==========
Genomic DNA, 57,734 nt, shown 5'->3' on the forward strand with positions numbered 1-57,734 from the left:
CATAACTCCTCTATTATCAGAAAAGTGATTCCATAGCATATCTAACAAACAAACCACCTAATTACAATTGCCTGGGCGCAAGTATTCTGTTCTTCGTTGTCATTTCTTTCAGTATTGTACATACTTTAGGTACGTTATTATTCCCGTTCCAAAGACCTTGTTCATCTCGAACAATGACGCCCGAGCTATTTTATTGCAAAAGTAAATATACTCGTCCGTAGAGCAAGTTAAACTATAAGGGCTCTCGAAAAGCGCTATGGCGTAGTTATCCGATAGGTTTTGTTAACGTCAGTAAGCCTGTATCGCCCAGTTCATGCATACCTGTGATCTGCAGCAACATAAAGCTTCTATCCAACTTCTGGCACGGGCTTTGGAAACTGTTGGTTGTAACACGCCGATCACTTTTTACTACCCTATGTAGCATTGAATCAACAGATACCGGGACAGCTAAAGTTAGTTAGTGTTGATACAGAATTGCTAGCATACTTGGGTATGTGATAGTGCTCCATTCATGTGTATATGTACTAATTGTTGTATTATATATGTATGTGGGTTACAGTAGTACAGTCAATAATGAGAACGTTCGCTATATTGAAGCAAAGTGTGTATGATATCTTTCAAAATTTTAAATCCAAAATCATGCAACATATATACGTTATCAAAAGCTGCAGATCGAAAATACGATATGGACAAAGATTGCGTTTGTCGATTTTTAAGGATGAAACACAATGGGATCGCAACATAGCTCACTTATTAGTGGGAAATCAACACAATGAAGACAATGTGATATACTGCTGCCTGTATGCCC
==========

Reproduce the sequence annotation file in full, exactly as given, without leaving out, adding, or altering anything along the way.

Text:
Genomic DNA, 57,734 nt, shown 5'->3' on the forward strand with positions numbered 1-57,734 from the left:
CATAACTCCTCTATTATCAGAAAAGTGATTCCATAGCATATCTAACAAACAAACCACCTAATTACAATTGCCTGGGCGCAAGTATTCTGTTCTTCGTTGTCATTTCTTTCAGTATTGTACATACTTTAGGTACGTTATTATTCCCGTTCCAAAGACCTTGTTCATCTCGAACAATGACGCCCGAGCTATTTTATTGCAAAAGTAAATATACTCGTCCGTAGAGCAAGTTAAACTATAAGGGCTCTCGAAAAGCGCTATGGCGTAGTTATCCGATAGGTTTTGTTAACGTCAGTAAGCCTGTATCGCCCAGTTCATGCATACCTGTGATCTGCAGCAACATAAAGCTTCTATCCAACTTCTGGCACGGGCTTTGGAAACTGTTGGTTGTAACACGCCGATCACTTTTTACTACCCTATGTAGCATTGAATCAACAGATACCGGGACAGCTAAAGTTAGTTAGTGTTGATACAGAATTGCTAGCATACTTGGGTATGTGATAGTGCTCCATTCATGTGTATATGTACTAATTGTTGTATTATATATGTATGTGGGTTACAGTAGTACAGTCAATAATGAGAACGTTCGCTATATTGAAGCAAAGTGTGTATGATATCTTTCAAAATTTTAAATCCAAAATCATGCAACATATATACGTTATCAAAAGCTGCAGATCGAAAATACGATATGGACAAAGATTGCGTTTGTCGATTTTTAAGGATGAAACACAATGGGATCGCAACATAGCTCACTTATTAGTGGGAAATCAACACAATGAAGACAATGTGATATACTGCTGCCTGTATGCCC